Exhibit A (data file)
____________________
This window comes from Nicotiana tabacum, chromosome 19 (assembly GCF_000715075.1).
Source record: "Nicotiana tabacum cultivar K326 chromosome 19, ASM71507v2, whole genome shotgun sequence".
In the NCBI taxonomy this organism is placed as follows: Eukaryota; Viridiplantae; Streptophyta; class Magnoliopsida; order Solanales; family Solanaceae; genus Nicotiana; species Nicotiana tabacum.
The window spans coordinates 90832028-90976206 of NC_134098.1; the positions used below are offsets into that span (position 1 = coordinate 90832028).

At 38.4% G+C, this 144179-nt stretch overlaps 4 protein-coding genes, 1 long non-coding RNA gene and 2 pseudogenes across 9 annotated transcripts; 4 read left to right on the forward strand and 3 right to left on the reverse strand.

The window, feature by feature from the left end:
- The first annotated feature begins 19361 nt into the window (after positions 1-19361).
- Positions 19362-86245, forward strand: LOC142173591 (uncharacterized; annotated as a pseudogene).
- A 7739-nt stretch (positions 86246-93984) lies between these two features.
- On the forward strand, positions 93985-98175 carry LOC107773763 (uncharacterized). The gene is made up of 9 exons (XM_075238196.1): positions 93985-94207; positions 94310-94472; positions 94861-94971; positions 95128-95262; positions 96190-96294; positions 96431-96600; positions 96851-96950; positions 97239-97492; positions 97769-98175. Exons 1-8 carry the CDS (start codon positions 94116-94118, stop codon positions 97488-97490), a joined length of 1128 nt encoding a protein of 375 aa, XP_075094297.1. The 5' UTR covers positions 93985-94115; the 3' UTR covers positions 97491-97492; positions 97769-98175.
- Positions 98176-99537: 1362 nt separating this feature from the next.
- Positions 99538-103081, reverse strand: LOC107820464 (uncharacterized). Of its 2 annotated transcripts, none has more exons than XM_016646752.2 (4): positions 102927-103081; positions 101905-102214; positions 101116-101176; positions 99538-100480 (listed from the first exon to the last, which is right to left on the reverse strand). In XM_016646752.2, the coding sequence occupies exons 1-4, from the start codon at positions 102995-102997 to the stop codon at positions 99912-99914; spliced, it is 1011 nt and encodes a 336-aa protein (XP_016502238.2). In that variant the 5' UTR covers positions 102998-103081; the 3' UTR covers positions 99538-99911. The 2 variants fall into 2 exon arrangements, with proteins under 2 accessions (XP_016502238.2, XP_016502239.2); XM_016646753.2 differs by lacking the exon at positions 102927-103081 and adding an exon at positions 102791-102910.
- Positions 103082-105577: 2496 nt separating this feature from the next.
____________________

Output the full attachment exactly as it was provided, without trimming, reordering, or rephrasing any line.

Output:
This window comes from Nicotiana tabacum, chromosome 19 (assembly GCF_000715075.1).
Source record: "Nicotiana tabacum cultivar K326 chromosome 19, ASM71507v2, whole genome shotgun sequence".
In the NCBI taxonomy this organism is placed as follows: Eukaryota; Viridiplantae; Streptophyta; class Magnoliopsida; order Solanales; family Solanaceae; genus Nicotiana; species Nicotiana tabacum.
The window spans coordinates 90832028-90976206 of NC_134098.1; the positions used below are offsets into that span (position 1 = coordinate 90832028).

At 38.4% G+C, this 144179-nt stretch overlaps 4 protein-coding genes, 1 long non-coding RNA gene and 2 pseudogenes across 9 annotated transcripts; 4 read left to right on the forward strand and 3 right to left on the reverse strand.

The window, feature by feature from the left end:
- The first annotated feature begins 19361 nt into the window (after positions 1-19361).
- Positions 19362-86245, forward strand: LOC142173591 (uncharacterized; annotated as a pseudogene).
- A 7739-nt stretch (positions 86246-93984) lies between these two features.
- On the forward strand, positions 93985-98175 carry LOC107773763 (uncharacterized). The gene is made up of 9 exons (XM_075238196.1): positions 93985-94207; positions 94310-94472; positions 94861-94971; positions 95128-95262; positions 96190-96294; positions 96431-96600; positions 96851-96950; positions 97239-97492; positions 97769-98175. Exons 1-8 carry the CDS (start codon positions 94116-94118, stop codon positions 97488-97490), a joined length of 1128 nt encoding a protein of 375 aa, XP_075094297.1. The 5' UTR covers positions 93985-94115; the 3' UTR covers positions 97491-97492; positions 97769-98175.
- Positions 98176-99537: 1362 nt separating this feature from the next.
- Positions 99538-103081, reverse strand: LOC107820464 (uncharacterized). Of its 2 annotated transcripts, none has more exons than XM_016646752.2 (4): positions 102927-103081; positions 101905-102214; positions 101116-101176; positions 99538-100480 (listed from the first exon to the last, which is right to left on the reverse strand). In XM_016646752.2, the coding sequence occupies exons 1-4, from the start codon at positions 102995-102997 to the stop codon at positions 99912-99914; spliced, it is 1011 nt and encodes a 336-aa protein (XP_016502238.2). In that variant the 5' UTR covers positions 102998-103081; the 3' UTR covers positions 99538-99911. The 2 variants fall into 2 exon arrangements, with proteins under 2 accessions (XP_016502238.2, XP_016502239.2); XM_016646753.2 differs by lacking the exon at positions 102927-103081 and adding an exon at positions 102791-102910.
- Positions 103082-105577: 2496 nt separating this feature from the next.